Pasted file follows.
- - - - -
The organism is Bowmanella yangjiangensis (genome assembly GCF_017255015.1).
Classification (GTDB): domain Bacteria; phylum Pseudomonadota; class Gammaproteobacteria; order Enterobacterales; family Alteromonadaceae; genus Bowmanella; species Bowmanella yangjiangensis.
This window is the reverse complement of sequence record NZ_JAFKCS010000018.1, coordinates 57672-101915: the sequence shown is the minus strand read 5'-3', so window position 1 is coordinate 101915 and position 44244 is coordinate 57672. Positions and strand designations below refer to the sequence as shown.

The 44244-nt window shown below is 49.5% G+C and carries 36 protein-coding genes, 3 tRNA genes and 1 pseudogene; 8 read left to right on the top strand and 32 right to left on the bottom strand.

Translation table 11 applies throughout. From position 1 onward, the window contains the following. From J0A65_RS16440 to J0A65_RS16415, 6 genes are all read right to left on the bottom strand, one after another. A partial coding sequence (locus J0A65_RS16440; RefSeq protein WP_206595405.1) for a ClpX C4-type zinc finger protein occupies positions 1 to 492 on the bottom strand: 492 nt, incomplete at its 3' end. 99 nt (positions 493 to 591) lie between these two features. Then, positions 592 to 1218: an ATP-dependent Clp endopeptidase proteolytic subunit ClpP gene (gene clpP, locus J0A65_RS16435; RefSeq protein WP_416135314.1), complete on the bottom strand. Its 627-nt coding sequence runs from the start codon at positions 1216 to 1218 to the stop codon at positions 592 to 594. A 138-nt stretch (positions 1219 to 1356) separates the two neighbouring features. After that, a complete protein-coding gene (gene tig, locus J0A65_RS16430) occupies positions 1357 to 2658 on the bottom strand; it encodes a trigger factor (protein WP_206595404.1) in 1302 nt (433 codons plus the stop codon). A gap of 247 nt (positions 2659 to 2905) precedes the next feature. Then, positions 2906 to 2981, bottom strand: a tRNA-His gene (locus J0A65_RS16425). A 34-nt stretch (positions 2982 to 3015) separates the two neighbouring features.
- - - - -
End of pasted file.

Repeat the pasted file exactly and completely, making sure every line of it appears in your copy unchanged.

The organism is Bowmanella yangjiangensis (genome assembly GCF_017255015.1).
Classification (GTDB): domain Bacteria; phylum Pseudomonadota; class Gammaproteobacteria; order Enterobacterales; family Alteromonadaceae; genus Bowmanella; species Bowmanella yangjiangensis.
This window is the reverse complement of sequence record NZ_JAFKCS010000018.1, coordinates 57672-101915: the sequence shown is the minus strand read 5'-3', so window position 1 is coordinate 101915 and position 44244 is coordinate 57672. Positions and strand designations below refer to the sequence as shown.

The 44244-nt window shown below is 49.5% G+C and carries 36 protein-coding genes, 3 tRNA genes and 1 pseudogene; 8 read left to right on the top strand and 32 right to left on the bottom strand.

Translation table 11 applies throughout. From position 1 onward, the window contains the following. From J0A65_RS16440 to J0A65_RS16415, 6 genes are all read right to left on the bottom strand, one after another. A partial coding sequence (locus J0A65_RS16440; RefSeq protein WP_206595405.1) for a ClpX C4-type zinc finger protein occupies positions 1 to 492 on the bottom strand: 492 nt, incomplete at its 3' end. 99 nt (positions 493 to 591) lie between these two features. Then, positions 592 to 1218: an ATP-dependent Clp endopeptidase proteolytic subunit ClpP gene (gene clpP, locus J0A65_RS16435; RefSeq protein WP_416135314.1), complete on the bottom strand. Its 627-nt coding sequence runs from the start codon at positions 1216 to 1218 to the stop codon at positions 592 to 594. A 138-nt stretch (positions 1219 to 1356) separates the two neighbouring features. After that, a complete protein-coding gene (gene tig, locus J0A65_RS16430) occupies positions 1357 to 2658 on the bottom strand; it encodes a trigger factor (protein WP_206595404.1) in 1302 nt (433 codons plus the stop codon). A gap of 247 nt (positions 2659 to 2905) precedes the next feature. Then, positions 2906 to 2981, bottom strand: a tRNA-His gene (locus J0A65_RS16425). A 34-nt stretch (positions 2982 to 3015) separates the two neighbouring features.